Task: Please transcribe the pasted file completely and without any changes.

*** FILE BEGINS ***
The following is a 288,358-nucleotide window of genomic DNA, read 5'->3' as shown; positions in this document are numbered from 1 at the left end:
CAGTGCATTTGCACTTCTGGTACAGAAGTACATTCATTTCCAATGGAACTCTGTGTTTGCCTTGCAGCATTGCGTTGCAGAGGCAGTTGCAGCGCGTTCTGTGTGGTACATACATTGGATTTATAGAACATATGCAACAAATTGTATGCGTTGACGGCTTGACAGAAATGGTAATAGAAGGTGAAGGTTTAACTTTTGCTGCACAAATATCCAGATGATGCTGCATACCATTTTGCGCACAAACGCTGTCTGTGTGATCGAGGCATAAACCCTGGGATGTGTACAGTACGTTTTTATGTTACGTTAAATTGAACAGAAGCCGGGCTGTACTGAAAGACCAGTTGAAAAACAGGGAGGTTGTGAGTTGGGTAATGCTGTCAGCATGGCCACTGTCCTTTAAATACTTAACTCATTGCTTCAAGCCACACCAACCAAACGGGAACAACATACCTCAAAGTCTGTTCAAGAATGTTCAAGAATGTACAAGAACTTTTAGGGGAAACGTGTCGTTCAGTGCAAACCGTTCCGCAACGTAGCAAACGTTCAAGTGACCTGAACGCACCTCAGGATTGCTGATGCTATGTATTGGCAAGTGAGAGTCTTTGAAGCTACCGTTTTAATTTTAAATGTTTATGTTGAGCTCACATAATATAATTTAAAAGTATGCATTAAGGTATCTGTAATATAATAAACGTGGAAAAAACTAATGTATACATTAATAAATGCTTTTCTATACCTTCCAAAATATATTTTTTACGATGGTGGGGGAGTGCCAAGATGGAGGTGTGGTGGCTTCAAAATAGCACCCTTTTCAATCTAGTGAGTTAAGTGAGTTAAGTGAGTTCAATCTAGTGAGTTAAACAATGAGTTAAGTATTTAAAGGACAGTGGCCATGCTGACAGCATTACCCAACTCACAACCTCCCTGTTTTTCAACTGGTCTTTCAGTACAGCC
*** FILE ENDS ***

The following is a 288,358-nucleotide window of genomic DNA, read 5'->3' as shown; positions in this document are numbered from 1 at the left end:
CAGTGCATTTGCACTTCTGGTACAGAAGTACATTCATTTCCAATGGAACTCTGTGTTTGCCTTGCAGCATTGCGTTGCAGAGGCAGTTGCAGCGCGTTCTGTGTGGTACATACATTGGATTTATAGAACATATGCAACAAATTGTATGCGTTGACGGCTTGACAGAAATGGTAATAGAAGGTGAAGGTTTAACTTTTGCTGCACAAATATCCAGATGATGCTGCATACCATTTTGCGCACAAACGCTGTCTGTGTGATCGAGGCATAAACCCTGGGATGTGTACAGTACGTTTTTATGTTACGTTAAATTGAACAGAAGCCGGGCTGTACTGAAAGACCAGTTGAAAAACAGGGAGGTTGTGAGTTGGGTAATGCTGTCAGCATGGCCACTGTCCTTTAAATACTTAACTCATTGCTTCAAGCCACACCAACCAAACGGGAACAACATACCTCAAAGTCTGTTCAAGAATGTTCAAGAATGTACAAGAACTTTTAGGGGAAACGTGTCGTTCAGTGCAAACCGTTCCGCAACGTAGCAAACGTTCAAGTGACCTGAACGCACCTCAGGATTGCTGATGCTATGTATTGGCAAGTGAGAGTCTTTGAAGCTACCGTTTTAATTTTAAATGTTTATGTTGAGCTCACATAATATAATTTAAAAGTATGCATTAAGGTATCTGTAATATAATAAACGTGGAAAAAACTAATGTATACATTAATAAATGCTTTTCTATACCTTCCAAAATATATTTTTTACGATGGTGGGGGAGTGCCAAGATGGAGGTGTGGTGGCTTCAAAATAGCACCCTTTTCAATCTAGTGAGTTAAGTGAGTTAAGTGAGTTCAATCTAGTGAGTTAAACAATGAGTTAAGTATTTAAAGGACAGTGGCCATGCTGACAGCATTACCCAACTCACAACCTCCCTGTTTTTCAACTGGTCTTTCAGTACAGCC